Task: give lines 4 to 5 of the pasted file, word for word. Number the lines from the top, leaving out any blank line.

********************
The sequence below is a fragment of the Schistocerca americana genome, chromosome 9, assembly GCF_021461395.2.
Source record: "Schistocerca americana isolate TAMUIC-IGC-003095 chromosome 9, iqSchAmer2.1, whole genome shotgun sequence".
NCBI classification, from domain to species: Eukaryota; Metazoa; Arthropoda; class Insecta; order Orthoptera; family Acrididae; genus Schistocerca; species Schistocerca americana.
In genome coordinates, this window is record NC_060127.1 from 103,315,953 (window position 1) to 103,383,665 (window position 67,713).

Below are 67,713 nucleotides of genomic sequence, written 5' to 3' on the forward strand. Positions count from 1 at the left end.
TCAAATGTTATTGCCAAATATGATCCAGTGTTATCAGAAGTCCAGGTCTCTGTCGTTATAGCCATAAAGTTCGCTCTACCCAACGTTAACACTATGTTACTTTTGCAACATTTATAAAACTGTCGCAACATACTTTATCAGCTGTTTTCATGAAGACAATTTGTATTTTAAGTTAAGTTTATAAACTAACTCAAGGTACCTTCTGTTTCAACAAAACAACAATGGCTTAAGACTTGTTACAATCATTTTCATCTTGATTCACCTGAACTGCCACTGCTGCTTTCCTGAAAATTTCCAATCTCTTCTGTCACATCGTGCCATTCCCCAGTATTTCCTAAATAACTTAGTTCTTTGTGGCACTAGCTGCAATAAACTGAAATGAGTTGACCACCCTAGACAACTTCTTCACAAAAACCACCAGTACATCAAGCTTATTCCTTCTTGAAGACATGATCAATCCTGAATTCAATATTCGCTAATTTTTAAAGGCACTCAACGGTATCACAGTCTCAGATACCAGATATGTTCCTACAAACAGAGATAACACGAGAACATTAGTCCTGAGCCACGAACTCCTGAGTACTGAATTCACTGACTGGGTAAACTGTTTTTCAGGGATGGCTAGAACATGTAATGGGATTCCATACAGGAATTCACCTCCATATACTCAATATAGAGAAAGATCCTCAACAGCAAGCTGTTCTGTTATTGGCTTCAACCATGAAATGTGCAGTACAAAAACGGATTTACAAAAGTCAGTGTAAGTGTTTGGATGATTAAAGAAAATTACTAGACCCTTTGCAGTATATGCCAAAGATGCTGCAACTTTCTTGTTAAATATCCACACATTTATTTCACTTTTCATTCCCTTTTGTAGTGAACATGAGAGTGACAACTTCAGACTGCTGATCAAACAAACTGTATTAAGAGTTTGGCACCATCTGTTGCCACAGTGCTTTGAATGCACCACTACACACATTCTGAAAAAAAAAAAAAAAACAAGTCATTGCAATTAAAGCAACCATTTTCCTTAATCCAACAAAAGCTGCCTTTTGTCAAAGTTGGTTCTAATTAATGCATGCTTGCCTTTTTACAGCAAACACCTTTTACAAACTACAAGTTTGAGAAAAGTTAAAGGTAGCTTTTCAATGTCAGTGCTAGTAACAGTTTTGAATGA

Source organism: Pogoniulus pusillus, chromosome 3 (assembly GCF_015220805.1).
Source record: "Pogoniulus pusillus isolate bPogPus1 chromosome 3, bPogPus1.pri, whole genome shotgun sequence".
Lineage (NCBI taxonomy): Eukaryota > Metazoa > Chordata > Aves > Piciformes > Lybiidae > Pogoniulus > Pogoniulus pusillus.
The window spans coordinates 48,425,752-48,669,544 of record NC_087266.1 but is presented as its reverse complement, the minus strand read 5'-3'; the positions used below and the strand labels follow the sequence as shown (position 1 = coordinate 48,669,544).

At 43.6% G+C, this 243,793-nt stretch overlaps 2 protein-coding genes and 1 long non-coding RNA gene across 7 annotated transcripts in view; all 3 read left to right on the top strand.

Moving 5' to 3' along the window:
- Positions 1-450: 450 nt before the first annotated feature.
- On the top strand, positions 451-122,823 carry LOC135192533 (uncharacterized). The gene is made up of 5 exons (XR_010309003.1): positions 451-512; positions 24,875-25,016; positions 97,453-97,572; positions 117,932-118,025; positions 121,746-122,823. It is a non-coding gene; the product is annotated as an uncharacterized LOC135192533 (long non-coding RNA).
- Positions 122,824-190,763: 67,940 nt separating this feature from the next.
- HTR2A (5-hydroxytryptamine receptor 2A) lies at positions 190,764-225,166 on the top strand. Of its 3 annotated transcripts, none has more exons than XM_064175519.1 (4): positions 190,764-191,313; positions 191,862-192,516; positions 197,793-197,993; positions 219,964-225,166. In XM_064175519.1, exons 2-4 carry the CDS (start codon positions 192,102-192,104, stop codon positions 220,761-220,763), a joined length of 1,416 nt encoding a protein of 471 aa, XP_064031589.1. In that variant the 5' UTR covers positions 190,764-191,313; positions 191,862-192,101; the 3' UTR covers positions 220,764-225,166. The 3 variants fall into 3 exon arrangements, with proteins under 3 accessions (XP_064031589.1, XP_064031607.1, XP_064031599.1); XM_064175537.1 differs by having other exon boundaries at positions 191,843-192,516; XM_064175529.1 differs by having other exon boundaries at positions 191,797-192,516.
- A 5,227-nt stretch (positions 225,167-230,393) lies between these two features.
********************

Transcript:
In genome coordinates, this window is record NC_060127.1 from 103,315,953 (window position 1) to 103,383,665 (window position 67,713).

Below are 67,713 nucleotides of genomic sequence, written 5' to 3' on the forward strand. Positions count from 1 at the left end.